Necessary: soil tests

Thorough soil tests are an indispensable prerequisite for systematically planning and implementing a construction project. Detailed samples provide information on the soil characteristics that are relevant to construction, and support prognoses about the interaction between the soil, ground water, adjacent buildings and the planned building.

What exactly will be tested?

The goal is to recognize, analyze, and minimize soil risks early. The first results are already available, and these need to be elaborated now. Since soil tests can only deliver random insights, there will always be a residual risk.

Qualified experts were brought in to create an expert opinion based on various investigative techniques. It essentially provides information on the geological situation of the soil, its static load-bearing capacity, history and unexploded ordnance in the ground, soil contamination, previous contamination and pollutants, and the hydrological conditions and groundwater resources.

What surprises could be hidden underground?

The building site has a turbulent past: it has been repeatedly rebuilt since 1880 and was bombed heavily during World War II. Bomb craters can be up to 6 m deep and after the war they were often filled with construction rubble, building ruins, or leftover ordinance. This is why contamination in the upper layers cannot be ruled out.

As far as the composition and structure of the soil are concerned and based on past experience with Berlin soil conditions, no special difficulties are expected. But surprises are always possible.

What is so special about the Berlin’s soil?

The broad spectrum from little contamination to polluted soil. The suspicion that it contains unexploded ordinance might also be confirmed.

Encountering structures from the Nazi regime is always a distinct possibility in Berlin. The vision of “Germania, the capital of the world” was being turned into reality in the late 1930s, so underground foundations and cellar remnants might turn up. Since there are no complete records, finding remnants like these always need to be reckoned with.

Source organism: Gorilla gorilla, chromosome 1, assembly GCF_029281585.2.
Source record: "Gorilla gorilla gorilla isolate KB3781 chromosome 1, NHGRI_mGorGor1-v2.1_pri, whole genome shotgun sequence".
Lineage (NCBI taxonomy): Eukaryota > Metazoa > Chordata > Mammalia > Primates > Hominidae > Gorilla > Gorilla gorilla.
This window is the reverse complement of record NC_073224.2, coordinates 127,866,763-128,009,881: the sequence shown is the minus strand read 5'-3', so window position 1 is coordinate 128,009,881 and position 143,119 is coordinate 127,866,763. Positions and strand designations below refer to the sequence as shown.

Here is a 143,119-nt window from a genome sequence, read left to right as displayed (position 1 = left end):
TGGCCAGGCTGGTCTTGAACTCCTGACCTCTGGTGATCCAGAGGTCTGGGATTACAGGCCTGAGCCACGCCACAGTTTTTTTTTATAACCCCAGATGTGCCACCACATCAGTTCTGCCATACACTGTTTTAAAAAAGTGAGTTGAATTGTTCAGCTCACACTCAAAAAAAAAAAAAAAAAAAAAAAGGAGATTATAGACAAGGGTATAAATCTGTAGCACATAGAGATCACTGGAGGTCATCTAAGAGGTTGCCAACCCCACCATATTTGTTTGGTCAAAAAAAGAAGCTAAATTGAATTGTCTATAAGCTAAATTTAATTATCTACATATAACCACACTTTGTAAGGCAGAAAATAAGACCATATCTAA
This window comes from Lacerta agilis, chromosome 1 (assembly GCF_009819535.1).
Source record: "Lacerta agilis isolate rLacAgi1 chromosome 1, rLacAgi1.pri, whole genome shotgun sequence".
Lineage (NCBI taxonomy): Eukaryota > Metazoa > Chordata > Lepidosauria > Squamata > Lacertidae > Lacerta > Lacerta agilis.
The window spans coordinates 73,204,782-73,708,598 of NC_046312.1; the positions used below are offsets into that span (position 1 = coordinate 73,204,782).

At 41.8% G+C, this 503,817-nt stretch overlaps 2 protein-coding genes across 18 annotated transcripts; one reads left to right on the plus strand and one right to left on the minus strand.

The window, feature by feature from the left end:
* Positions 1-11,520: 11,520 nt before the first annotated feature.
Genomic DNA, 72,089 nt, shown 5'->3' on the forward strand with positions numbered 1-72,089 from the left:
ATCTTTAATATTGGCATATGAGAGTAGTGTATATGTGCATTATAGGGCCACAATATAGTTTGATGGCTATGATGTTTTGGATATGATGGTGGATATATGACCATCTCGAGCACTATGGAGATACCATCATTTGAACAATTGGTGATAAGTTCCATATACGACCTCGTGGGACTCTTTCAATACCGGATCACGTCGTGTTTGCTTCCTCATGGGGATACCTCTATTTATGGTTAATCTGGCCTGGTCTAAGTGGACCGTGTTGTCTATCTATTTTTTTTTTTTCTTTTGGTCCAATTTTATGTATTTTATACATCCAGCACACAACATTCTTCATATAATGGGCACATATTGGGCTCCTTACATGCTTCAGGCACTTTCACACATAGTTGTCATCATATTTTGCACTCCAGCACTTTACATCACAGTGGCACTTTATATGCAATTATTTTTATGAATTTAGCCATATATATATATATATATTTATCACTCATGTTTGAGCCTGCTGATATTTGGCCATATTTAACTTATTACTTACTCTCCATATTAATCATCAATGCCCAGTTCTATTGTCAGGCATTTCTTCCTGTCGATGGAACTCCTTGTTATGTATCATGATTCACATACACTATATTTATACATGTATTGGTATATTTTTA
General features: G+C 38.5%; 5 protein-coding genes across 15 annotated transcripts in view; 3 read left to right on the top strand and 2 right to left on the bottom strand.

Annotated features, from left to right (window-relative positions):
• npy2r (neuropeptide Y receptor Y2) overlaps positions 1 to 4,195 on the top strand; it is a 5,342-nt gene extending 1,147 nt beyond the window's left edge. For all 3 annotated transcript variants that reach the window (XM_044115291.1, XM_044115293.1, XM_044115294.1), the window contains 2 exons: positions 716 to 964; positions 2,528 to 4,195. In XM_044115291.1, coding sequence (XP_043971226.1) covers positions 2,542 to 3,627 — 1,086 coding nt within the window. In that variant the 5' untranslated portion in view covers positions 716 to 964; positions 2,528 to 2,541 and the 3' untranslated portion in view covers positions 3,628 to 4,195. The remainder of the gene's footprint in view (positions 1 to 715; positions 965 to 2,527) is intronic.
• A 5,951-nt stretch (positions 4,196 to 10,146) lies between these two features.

Utility lines: what is flowing below the surface?

There are various kinds of utility lines under the building site. They need to be moved before construction can begin. The building administration and the building owner, Stiftung Preussischer Kulturbesitz, are coordinating the planning with the local water and power suppliers.

There is currently a 380-kV high-voltage power line under Sigismundstrasse – one of Berlin’s main power arteries. It cannot be tunneled under. Independent of the construction of the new museum, plans are currently being made to relocate the cable. The passage between the Neue Nationalgalerie and the new museum building can be built after the cable is moved, probably in 2027.

What will happen to the stone sculptures in the Kulturforum?

Since 1988, several stone sculptures have graced the building site near Potsdamer Strasse. The works were created as part of two international sculpture symposia. The E88 symposium was conducted in 1988 by the Senate Administration for Culture when Berlin was the European cultural capital. Other sculptures were created as part of the Stones without Borders symposium in 2003. Stones without Borders has been held regularly since 2001. It has been a member of the European Road of Peace since 2012, which is dedicated to the German-Jewish sculptor and painter Otto Freundlich, who was murdered by the Nazis.

Stiftung Preussischer Kulturbesitz has contacted the artists and the Senate Administration for Culture and Europe in order to find an attractive location in Berlin for these artworks and move them there.